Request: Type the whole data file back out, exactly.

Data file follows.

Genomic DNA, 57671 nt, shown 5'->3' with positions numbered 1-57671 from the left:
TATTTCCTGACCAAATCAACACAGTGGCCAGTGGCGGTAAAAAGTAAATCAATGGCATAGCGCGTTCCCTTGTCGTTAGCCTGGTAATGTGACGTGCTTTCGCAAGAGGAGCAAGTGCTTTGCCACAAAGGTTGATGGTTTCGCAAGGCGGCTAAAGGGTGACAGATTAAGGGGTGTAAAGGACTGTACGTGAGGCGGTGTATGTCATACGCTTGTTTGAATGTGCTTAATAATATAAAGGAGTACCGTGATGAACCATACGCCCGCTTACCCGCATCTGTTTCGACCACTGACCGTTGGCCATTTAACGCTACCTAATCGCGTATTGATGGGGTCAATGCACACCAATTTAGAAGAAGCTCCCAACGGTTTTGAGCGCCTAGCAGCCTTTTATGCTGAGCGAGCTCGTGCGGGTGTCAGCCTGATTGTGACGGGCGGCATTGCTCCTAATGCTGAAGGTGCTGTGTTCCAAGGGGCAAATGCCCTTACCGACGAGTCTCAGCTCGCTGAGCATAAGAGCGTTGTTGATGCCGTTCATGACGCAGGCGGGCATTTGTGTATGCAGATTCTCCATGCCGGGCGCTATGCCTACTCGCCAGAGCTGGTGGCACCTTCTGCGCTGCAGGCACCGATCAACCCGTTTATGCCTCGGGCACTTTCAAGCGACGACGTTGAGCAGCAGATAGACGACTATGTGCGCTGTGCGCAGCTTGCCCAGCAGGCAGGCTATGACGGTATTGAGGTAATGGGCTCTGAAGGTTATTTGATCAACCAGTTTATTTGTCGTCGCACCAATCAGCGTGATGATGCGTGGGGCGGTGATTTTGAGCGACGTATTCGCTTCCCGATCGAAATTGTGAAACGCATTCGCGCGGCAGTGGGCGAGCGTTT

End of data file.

Genomic DNA, 57671 nt, shown 5'->3' with positions numbered 1-57671 from the left:
TATTTCCTGACCAAATCAACACAGTGGCCAGTGGCGGTAAAAAGTAAATCAATGGCATAGCGCGTTCCCTTGTCGTTAGCCTGGTAATGTGACGTGCTTTCGCAAGAGGAGCAAGTGCTTTGCCACAAAGGTTGATGGTTTCGCAAGGCGGCTAAAGGGTGACAGATTAAGGGGTGTAAAGGACTGTACGTGAGGCGGTGTATGTCATACGCTTGTTTGAATGTGCTTAATAATATAAAGGAGTACCGTGATGAACCATACGCCCGCTTACCCGCATCTGTTTCGACCACTGACCGTTGGCCATTTAACGCTACCTAATCGCGTATTGATGGGGTCAATGCACACCAATTTAGAAGAAGCTCCCAACGGTTTTGAGCGCCTAGCAGCCTTTTATGCTGAGCGAGCTCGTGCGGGTGTCAGCCTGATTGTGACGGGCGGCATTGCTCCTAATGCTGAAGGTGCTGTGTTCCAAGGGGCAAATGCCCTTACCGACGAGTCTCAGCTCGCTGAGCATAAGAGCGTTGTTGATGCCGTTCATGACGCAGGCGGGCATTTGTGTATGCAGATTCTCCATGCCGGGCGCTATGCCTACTCGCCAGAGCTGGTGGCACCTTCTGCGCTGCAGGCACCGATCAACCCGTTTATGCCTCGGGCACTTTCAAGCGACGACGTTGAGCAGCAGATAGACGACTATGTGCGCTGTGCGCAGCTTGCCCAGCAGGCAGGCTATGACGGTATTGAGGTAATGGGCTCTGAAGGTTATTTGATCAACCAGTTTATTTGTCGTCGCACCAATCAGCGTGATGATGCGTGGGGCGGTGATTTTGAGCGACGTATTCGCTTCCCGATCGAAATTGTGAAACGCATTCGCGCGGCAGTGGGCGAGCGTTT